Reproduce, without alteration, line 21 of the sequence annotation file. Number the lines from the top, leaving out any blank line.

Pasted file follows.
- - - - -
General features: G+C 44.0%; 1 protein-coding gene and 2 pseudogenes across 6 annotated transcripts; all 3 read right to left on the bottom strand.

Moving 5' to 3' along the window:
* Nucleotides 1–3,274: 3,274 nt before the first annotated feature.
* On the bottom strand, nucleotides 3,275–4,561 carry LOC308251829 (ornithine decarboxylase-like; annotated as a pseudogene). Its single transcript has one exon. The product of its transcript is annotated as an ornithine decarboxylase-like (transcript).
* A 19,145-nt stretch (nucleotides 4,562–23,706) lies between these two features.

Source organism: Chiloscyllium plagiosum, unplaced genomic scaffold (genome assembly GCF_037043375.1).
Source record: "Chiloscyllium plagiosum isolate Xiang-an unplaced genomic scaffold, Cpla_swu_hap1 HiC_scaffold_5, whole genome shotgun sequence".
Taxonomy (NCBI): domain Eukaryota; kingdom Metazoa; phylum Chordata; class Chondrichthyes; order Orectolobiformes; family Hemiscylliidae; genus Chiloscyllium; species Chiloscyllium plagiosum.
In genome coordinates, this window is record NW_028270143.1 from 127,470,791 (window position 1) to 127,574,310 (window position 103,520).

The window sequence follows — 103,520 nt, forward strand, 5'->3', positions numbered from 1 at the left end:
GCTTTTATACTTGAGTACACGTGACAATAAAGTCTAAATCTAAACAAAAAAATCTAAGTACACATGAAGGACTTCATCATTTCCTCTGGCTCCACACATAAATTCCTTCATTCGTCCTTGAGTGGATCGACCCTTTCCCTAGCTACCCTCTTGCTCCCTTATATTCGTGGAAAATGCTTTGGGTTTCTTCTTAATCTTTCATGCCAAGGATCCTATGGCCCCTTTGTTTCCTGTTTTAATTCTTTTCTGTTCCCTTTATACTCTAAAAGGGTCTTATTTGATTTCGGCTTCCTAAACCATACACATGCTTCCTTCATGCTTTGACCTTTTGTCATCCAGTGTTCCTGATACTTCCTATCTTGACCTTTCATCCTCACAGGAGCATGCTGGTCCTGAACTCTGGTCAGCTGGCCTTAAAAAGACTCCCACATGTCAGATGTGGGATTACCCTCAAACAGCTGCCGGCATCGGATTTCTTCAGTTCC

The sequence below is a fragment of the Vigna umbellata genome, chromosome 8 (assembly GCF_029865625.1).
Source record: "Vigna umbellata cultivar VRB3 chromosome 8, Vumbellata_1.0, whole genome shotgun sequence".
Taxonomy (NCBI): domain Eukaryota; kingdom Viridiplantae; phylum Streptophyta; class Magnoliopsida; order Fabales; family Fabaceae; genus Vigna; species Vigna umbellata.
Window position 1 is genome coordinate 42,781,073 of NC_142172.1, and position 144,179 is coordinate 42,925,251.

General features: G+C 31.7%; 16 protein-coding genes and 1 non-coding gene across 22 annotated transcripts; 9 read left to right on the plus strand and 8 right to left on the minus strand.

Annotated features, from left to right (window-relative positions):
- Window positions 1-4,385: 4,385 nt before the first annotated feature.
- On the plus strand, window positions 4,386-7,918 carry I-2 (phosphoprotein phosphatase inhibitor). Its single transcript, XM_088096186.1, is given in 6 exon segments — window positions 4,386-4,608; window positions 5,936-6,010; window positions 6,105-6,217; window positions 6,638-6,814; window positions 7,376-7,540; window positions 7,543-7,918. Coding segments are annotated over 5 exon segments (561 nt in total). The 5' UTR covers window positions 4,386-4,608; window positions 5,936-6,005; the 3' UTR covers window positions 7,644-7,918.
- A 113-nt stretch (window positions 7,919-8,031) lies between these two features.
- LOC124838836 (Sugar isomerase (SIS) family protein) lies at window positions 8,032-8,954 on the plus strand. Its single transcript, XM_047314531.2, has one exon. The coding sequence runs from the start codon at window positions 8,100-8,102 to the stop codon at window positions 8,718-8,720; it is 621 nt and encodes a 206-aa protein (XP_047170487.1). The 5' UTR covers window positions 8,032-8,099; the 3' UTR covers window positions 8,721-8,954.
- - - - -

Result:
- LOC124838836 (Sugar isomerase (SIS) family protein) lies at window positions 8,032-8,954 on the plus strand. Its single transcript, XM_047314531.2, has one exon. The coding sequence runs from the start codon at window positions 8,100-8,102 to the stop codon at window positions 8,718-8,720; it is 621 nt and encodes a 206-aa protein (XP_047170487.1). The 5' UTR covers window positions 8,032-8,099; the 3' UTR covers window positions 8,721-8,954.